Lung fibrosis is an aberrant wound-repair response in which soluble and biomechanical stimuli promote the activation and survival of myofibroblasts which deposit excessive amounts of extracellular matrix (ECM). This leads to the destruction of normal lung architecture and function, with progressive respiratory failure and death. Myofibroblast apoptosis heralds the resolution of wound repair, but we have shown that fibrotic lung myofibroblasts circumvent apoptosis through increased expression of X- linked Inhibitor of Apoptosis Protein (XIAP), the prototypical member of the IAP family of proteins. Broad pharmacologic inhibition of IAPs promotes myofibroblast apoptosis and the resolution of lung fibrosis in vivo, and our preliminary data demonstrate that the specific deletion of XIAP is sufficient to attenuate lung fibrosis. XIAP is expressed within the myofibroblasts that comprise fibroblastic foci of patients with idiopathic pulmonary fibrosis (IPF), explanted IPF lung fibroblasts have increased levels of XIAP, XIAP is induced by TGF-?1, and the loss or inhibition of XIAP function enhances the fibroblast susceptibility to apoptosis. However, it remains unclear whether enhanced myofibroblast apoptosis is sufficient to resolve fibrotic lung injury or whether inhibition of additional non-canonical functions of XIAP contribute to the anti-fibrotic effects observed. Emerging studies have linked lung fibrosis with suppression of homeostatic autophagy/mitophagy and with mitochondrial damage and dysfunction. Our preliminary data demonstrate that XIAP mediates TGF-? induced myofibroblast differentiation and suppression of autophagy while promoting mitochondrial damage. Collectively, these findings motivate our novel hypothesis that XIAP integrates soluble and matrix-mediated stimuli to promote a program of pro-fibrotic fibroblast phenotypes including autophagy/mitophagy suppression, mitochondrial DNA damage, and myofibroblast differentiation in addition to apoptosis resistance. The goals of this proposal are to: 1) determine the role of XIAP in the regulation of fibroblast autophagy/mitophagy and myofibroblast differentiation, 2) examine XIAP in the regulation of metabolic activity and mitochondrial function in lung fibroblasts, and 3) define the role of XIAP during the initiation, progression, and resolution of lung injury and fibrotic repair. Completion of these studies will define the mechanisms by which XIAP has a central role in myofibroblast biology and lung fibrosis, providing pre-clinical support for targeting this IAP in the treatment of IPF.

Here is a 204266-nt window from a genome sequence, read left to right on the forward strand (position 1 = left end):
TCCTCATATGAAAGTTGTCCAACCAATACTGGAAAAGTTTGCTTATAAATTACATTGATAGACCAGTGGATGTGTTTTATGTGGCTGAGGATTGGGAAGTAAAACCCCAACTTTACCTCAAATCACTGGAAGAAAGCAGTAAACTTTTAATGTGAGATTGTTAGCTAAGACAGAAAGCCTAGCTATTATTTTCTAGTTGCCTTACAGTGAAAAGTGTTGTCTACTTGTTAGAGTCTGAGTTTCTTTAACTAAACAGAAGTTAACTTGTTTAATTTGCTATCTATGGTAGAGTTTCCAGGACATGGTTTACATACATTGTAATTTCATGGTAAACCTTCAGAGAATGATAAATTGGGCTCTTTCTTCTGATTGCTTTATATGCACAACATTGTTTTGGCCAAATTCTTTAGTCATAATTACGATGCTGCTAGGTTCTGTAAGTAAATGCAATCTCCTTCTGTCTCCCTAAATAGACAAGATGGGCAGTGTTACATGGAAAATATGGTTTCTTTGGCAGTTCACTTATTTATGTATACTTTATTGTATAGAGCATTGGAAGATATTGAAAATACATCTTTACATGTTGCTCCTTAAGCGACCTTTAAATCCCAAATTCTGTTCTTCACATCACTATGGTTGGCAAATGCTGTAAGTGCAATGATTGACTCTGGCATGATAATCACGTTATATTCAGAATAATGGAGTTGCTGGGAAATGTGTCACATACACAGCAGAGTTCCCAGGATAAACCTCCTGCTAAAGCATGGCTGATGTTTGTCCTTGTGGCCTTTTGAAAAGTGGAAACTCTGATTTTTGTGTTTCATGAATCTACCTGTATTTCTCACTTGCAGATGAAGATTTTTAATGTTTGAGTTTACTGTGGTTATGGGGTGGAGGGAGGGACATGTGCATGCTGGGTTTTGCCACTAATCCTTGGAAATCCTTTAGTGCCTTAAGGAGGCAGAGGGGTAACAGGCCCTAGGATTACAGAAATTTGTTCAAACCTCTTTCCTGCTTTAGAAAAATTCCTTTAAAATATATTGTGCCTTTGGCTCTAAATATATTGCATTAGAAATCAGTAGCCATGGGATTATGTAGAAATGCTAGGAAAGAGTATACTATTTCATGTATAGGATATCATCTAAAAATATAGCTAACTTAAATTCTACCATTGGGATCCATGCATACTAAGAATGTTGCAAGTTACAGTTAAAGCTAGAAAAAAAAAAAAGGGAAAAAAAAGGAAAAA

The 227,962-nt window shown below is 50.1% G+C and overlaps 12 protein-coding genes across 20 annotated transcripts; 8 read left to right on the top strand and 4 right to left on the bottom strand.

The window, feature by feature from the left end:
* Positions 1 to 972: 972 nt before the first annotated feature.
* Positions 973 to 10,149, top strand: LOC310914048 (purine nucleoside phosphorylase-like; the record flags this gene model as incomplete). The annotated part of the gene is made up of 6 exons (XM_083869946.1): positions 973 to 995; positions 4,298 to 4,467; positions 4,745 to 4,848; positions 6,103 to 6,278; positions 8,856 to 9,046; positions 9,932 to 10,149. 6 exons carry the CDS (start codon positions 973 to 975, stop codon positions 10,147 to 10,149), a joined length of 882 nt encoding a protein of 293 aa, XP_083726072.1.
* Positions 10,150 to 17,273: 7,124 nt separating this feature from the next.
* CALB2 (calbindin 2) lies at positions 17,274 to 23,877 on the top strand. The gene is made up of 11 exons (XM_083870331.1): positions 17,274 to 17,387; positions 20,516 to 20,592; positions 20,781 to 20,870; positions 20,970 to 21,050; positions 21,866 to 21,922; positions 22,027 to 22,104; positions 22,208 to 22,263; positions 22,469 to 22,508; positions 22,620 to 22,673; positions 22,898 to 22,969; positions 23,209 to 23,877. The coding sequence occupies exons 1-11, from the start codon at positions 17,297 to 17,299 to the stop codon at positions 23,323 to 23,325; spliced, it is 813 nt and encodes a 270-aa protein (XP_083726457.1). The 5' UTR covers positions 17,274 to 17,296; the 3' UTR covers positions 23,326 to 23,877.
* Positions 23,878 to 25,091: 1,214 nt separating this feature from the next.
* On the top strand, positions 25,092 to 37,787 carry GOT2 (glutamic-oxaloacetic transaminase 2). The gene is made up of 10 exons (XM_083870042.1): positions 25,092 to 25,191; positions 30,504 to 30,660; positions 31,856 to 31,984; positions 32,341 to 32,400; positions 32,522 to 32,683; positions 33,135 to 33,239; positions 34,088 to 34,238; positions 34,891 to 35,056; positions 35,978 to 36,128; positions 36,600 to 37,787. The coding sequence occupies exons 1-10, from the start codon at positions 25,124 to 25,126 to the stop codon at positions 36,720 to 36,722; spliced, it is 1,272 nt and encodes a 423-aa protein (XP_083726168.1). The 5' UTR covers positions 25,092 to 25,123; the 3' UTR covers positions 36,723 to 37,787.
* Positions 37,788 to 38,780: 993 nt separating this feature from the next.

Public Health Relevance

Public Health Relevance Statement Lung fibrosis is a common endpoint of lung injury due to known and unknown etiologies that causes progressive respiratory failure and, in the case of idiopathic pulmonary fibrosis (IPF), death within 3-5 years of the diagnosis. Illustrating an urgent and ongoing need for novel targets for therapeutic intervention, no current therapy for IPF has been shown to improve symptoms, quality of life or mortality. The proposed studies will enhance our fundamental understanding of the mechanisms regulating the maintenance and propagation of lung fibrosis and assess the potential of targeting a novel protein, XIAP, as a therapeutic strategy with the potential to not only halt, but also to reverse lung fibrosis.

National Institute of Health (NIH)
National Heart, Lung, and Blood Institute (NHLBI)
Research Project (R01)
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Lung Injury, Repair, and Remodeling Study Section (LIRR)
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Craig, Matt
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Ohio State University
Internal Medicine/Medicine
Schools of Medicine
United States
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